- Storage: The amount of storage space is often a big deal for families. How much stuff do you keep in storage? Do you have large items, such as an RV or furniture you don’t use, that requires more space? How often do you access the items you store?
Predict the Future
Your family’s future plans can be just as much a deciding factor in the style and layout of your custom home as your current situation. Changes to the family size, age of your kids and other potential differences in the near future are important considerations.
Ask yourself these questions to help decide on customized house plans:
- Do you plan to have children or add members to your family? If so, how much extra space will that require?
- Are your kids close to moving out on their own? Perhaps you don’t need as much space as you think if you’re soon to be an empty nester.
- How old are your kids? When kids are young, parents tend to want their bedrooms close. As they get older, teens want a little more separation and privacy. Consider this when planning the bedroom configurations.
- Are there mobility concerns for any family members now or in the future? Lots of stairs or lack of amenities on the main floor become an issue as people age. Even young, healthy people can run into issues if an injury or illness affects mobility. If your goal is to create a dream house you’ll never leave, a one-story home with minimal stairs or a two-story home with at least one main-floor bedroom and bathroom is a wise choice.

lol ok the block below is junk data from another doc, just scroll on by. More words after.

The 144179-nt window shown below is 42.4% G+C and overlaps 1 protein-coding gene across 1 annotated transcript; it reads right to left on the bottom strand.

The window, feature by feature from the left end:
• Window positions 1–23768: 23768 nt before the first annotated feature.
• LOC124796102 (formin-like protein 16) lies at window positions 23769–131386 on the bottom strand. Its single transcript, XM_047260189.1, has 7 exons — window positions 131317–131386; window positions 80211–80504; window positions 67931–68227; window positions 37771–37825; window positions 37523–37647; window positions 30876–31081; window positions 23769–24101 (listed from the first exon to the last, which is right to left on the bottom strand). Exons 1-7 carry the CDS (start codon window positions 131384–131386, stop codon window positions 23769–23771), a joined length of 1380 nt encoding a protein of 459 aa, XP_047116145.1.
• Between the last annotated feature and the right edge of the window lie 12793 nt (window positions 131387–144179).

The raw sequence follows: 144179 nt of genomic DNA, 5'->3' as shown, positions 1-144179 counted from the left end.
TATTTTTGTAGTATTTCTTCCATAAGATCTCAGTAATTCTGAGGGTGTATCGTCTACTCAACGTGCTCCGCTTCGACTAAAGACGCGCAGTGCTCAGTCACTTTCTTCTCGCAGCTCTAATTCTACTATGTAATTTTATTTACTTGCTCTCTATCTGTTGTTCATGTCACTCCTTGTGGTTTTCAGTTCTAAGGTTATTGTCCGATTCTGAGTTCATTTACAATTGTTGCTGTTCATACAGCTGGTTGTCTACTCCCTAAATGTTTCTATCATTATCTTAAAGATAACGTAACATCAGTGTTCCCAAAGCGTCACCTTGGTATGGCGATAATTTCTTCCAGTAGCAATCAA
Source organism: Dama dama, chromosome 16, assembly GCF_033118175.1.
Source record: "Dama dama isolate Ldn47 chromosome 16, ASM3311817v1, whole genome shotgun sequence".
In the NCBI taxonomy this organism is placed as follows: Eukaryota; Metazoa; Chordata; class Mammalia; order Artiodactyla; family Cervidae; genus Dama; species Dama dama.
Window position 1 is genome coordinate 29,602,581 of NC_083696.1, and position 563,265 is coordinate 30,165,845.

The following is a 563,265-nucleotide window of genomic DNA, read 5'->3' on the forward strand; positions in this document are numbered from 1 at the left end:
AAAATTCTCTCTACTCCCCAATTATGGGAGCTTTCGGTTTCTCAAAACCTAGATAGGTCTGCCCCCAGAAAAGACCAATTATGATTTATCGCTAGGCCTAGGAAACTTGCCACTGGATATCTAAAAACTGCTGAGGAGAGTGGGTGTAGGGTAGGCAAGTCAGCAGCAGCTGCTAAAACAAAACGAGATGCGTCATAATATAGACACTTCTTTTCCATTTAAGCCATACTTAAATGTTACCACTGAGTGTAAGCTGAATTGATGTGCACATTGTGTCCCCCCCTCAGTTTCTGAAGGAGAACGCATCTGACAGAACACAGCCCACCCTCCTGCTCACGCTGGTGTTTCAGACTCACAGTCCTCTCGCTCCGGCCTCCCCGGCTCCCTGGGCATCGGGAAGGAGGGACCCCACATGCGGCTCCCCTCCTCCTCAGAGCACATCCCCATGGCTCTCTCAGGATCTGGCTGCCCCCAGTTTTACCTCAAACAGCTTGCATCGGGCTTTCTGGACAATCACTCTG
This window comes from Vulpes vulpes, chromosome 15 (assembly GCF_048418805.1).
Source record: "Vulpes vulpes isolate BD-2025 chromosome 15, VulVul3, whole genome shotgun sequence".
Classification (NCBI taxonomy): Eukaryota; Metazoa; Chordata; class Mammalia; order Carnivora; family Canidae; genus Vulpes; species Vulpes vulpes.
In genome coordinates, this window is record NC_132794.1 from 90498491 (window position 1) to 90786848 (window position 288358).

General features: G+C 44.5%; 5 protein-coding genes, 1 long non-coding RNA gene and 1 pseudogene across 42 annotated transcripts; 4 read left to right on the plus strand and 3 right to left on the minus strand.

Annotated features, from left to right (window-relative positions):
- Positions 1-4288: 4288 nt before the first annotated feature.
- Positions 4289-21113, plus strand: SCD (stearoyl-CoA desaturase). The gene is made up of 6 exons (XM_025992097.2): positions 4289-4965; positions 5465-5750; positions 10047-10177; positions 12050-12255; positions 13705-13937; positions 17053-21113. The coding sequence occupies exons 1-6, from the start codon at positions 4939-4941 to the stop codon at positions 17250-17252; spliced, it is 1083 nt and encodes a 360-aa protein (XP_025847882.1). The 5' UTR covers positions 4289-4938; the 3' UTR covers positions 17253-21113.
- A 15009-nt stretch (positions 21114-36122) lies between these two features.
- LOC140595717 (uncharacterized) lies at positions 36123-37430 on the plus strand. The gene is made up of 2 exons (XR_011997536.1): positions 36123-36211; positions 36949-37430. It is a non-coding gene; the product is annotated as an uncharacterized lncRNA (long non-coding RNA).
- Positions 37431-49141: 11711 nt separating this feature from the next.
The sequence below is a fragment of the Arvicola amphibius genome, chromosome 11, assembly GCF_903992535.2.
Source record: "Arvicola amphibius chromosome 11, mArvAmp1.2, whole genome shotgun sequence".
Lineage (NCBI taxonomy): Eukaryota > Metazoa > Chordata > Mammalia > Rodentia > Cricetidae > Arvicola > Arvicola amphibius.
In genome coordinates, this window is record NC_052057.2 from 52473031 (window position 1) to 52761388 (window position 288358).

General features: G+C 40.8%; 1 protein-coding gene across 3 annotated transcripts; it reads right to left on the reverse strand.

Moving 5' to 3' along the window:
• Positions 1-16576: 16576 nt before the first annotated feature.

Look at Other Styles of Homes
Seeing is believing, and seeing homes you like is a great way to narrow down your style options when you build your own home. There are a number of ways to explore different styles and types of homes. Some methods involve just looking at the outside of the home. Others let you go inside and get a feel for the layout.
Here are some suggestions for checking out other styles of homes:
- Drive through different neighborhoods in your city. All the homes may look the same in your area, but driving a different route than normal may lead you to a unique neighborhood with different architectural styles. Take photos of the homes that pique your interest or appeal to your design sense.
- Get nosy at friends’ homes. Do you know someone who has similar tastes? Do you love a friend’s home? Pay those people a visit so you can take a closer look at their homes. This can give you different perspectives and see different features you may not have considered.
- Attend a local parade of homes. Newer housing developments sometimes have a showcase type event where you can walk through new homes. Since the purpose is to showcase the builder or neighborhood, you will likely find some high-end and innovative features in the homes. Take note of the things you like. Take your time to really absorb what you’re seeing and imagine how the flow and layout of the home would work for your daily routine.
- Got to open houses. Even though you don’t plan to buy something that is already built, open houses give you access to those homes so you get a sense of what they look like inside and out. Seek out homes in styles you are considering or check out a wide variety of home styles if you’re not sure which direction you’re leaning.
- Browse online. You can find numerous websites with house plans, and you can check them out from the comfort of your own home. It’s not quite the same as seeing a home in person, but it can help you narrow down the style options.
- Look through home magazines. Just like websites, home magazines can give you a sense of the differences between each style of home, and that may be enough to guide you toward a particular style.
- Check out your builder’s portfolio. If you’ve already chosen your builder, seeing homes they’ve already built may spark your imagination or help you find a style you like.
Consider the New Neighborhood
You don’t always have to fit in, but choosing a home style that fits with your new neighborhood will definitely earn you some points with the neighbors. That doesn’t mean you have to go cookie-cutter boring, though. If you’ve already chosen a lot for your home, check out the area to see what other homes are like.